More changes are on the way within the Riverside Police Department as the village transitions to a combined Department of Public Safety and Emergency Management later this month.
The department’s incoming director, Fire Chief Matthew Buckley, has been working with outgoing Police Chief Thomas Weitzel in preparing for the latter’s May 20 departure.
Last week, Weitzel announced that Deputy Police Chief William Gutschick will be retiring effective June 18. Gutschick, who stepped into the role as deputy chief in 2017 after having served as the operations lieutenant for the department for three years, has served as a Riverside police officer for 33 years.
Gutschick said his plan had been to leave the village the same day as Weitzel, but he decided to stay another month to assist Buckley during his transition to director of public safety and emergency management.
“It’s a lot to take on for Matt,” said Gutschick, who as deputy chief has worked mainly behind the scenes performing critical functions including handling budgeting, scheduling, accounts payable and billing.
Gutschick joined the Riverside police department in 1988 and during his career has touched nearly every role the department offered while working his way up the ranks. He was promoted to sergeant in 2006 and to lieutenant in 2014. He served as the Riverside emergency dispatch center supervisor for 11 years.
He was a member of the West Suburban Major Crimes Task Force forensic team and a member of the Illinois Impaired Driving Task Force.
“Bill is a talented administrator,” said Weitzel. “He never wanted the limelight as deputy chief, but in the department he was a very outgoing guy and never shut his door. He is also very well respected by chiefs of surrounding departments.”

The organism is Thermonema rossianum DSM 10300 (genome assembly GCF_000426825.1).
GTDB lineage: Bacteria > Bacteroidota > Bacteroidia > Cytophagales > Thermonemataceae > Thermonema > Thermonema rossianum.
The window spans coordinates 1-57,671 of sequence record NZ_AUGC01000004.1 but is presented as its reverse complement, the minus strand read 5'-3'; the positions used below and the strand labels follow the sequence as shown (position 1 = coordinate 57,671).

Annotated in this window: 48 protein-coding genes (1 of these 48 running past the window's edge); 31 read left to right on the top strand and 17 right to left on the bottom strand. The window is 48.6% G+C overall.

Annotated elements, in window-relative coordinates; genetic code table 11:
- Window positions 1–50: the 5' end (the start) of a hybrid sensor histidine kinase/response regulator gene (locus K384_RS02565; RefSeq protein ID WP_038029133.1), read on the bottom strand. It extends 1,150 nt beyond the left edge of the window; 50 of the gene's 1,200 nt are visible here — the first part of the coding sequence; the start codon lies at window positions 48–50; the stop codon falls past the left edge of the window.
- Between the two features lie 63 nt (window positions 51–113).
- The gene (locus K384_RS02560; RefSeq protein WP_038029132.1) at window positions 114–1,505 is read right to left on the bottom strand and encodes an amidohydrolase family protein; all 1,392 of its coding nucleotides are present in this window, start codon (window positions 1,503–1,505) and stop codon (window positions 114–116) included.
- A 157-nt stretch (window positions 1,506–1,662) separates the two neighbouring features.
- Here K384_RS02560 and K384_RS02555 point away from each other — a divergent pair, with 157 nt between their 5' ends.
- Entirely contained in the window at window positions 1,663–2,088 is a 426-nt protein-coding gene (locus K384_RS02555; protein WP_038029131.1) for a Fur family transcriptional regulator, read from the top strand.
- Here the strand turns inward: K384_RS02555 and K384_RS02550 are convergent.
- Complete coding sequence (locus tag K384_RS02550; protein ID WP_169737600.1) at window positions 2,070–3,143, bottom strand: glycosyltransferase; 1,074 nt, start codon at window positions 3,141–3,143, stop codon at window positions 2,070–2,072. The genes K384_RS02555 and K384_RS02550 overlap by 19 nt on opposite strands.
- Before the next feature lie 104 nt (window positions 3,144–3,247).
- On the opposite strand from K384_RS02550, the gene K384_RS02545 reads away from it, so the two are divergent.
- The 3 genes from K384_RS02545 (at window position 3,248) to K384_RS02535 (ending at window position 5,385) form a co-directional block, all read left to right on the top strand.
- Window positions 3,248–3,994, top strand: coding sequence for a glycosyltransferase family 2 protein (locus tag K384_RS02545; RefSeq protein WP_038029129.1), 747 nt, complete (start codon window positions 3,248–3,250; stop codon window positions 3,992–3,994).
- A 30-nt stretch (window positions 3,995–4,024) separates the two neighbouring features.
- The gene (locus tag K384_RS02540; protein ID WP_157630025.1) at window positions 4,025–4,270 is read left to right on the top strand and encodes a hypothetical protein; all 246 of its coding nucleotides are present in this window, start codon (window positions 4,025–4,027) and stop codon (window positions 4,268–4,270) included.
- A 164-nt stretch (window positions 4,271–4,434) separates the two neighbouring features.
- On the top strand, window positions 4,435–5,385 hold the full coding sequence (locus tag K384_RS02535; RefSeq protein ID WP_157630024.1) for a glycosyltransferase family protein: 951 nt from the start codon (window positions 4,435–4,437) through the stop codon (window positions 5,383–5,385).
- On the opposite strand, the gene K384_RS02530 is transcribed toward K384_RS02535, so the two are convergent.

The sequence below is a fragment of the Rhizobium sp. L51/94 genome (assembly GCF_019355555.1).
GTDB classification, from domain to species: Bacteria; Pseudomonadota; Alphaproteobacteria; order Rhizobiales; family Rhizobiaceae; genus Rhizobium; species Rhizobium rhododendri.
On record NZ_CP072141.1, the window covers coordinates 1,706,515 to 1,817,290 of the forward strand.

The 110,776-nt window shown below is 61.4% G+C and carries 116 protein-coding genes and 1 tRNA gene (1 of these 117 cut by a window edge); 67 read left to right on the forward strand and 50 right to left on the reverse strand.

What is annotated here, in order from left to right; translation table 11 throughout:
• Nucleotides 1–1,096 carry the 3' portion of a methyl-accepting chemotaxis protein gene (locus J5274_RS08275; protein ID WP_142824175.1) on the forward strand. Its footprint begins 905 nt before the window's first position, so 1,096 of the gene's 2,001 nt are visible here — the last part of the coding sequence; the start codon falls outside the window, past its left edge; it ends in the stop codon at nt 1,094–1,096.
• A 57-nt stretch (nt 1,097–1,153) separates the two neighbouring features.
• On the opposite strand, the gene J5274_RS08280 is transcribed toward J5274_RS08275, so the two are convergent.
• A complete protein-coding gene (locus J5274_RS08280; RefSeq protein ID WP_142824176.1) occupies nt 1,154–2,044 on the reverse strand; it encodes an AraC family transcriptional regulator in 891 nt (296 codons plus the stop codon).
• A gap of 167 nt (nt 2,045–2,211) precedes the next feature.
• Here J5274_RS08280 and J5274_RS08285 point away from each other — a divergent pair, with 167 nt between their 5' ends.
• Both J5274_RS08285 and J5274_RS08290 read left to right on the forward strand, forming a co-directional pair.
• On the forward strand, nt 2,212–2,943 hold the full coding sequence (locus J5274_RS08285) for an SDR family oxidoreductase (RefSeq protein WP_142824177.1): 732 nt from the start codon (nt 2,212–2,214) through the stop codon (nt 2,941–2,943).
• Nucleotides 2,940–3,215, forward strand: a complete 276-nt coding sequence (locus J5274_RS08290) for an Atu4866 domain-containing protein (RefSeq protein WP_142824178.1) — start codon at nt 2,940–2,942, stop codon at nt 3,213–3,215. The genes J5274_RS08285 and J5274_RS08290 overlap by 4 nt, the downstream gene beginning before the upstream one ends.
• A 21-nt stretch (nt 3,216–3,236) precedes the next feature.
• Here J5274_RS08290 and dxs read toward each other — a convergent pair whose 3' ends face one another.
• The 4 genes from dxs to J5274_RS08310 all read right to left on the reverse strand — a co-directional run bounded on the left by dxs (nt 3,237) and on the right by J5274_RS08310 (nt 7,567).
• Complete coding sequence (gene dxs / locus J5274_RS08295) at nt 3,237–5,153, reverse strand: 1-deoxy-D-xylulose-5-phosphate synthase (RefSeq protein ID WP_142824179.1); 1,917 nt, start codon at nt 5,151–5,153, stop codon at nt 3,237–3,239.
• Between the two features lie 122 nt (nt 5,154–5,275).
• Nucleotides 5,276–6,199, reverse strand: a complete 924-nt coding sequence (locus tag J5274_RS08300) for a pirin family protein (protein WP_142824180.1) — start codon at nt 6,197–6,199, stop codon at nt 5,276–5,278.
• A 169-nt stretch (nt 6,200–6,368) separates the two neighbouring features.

Gutschick said what he’ll miss most is the close relationships he’s formed within the Riverside Police Department, with officers and their families.
“In Riverside we’re a family, and this has been my second family for 33 years,” Gutschick said. “We’re a smaller department, so you get to know everyone.”
During his career, Gutschick had his close scrapes, including one very early on that landed him an IACP DuPont Kevlar Survivors Award. In 1989, Gutschick was conducting a traffic stop on First Avenue near Zoo Woods when his squad car and then he was hit by a passing vehicle.
Gutschick’s injuries put him off duty for three months and police never apprehended the hit and run driver, though investigators said Gutschick’s bulletproof vest saved his life.
“The vest took the impact,” said Gutschick, who said investigators determined that the vehicle was a Ford van based on the paint transfer left on Gutschick’s jacket.
In 2009, Gutschick and three other officers were presented with the Cook County Sheriff’s Award of Valor for evacuating residents from a burning Harlem Avenue apartment building. The fire started inside an auto repair business next door and spread to the adjacent building.
“That was pretty scary,” Gutschick said.
While he’s proud of his police work, Gutschick, an avid bowler who carried a 200+ average, said he’s most proud of the 13 years he spent in his hometown of Plainfield teaching children the sport.
Together with champion bowler Patti Schultz, Gutschick nurtured 12 state championships during those 13 years.
“I would love to do that again down the road,” Gutschick said.
2 new officers sworn in
Riverside also welcomed two new officers into its ranks last week, when Weitzel swore in Sandra Blaylock, 27, and Ryan Spear, 25, during a private ceremony also attended by Buckley on May 3.
While Spear will begin training at the police academy, Blaylock comes to the village as a certified officer and is presently in field training in Riverside. Blaylock is a former Riverside community service officer who became a police officer in Willowbrook, resigning that job to come back to Riverside.
They fill the vacancies created by former Officer Joseph Mahanna, who left Riverside for another suburban agency, and Weitzel.
More police retirements could be on the way, as well, said Weitzel. Several Riverside officers have more than 20 years of service time and a few are approaching 30. As a result, Weitzel said he’s reserved two police academy spots in July for potential new hires the village may end up making.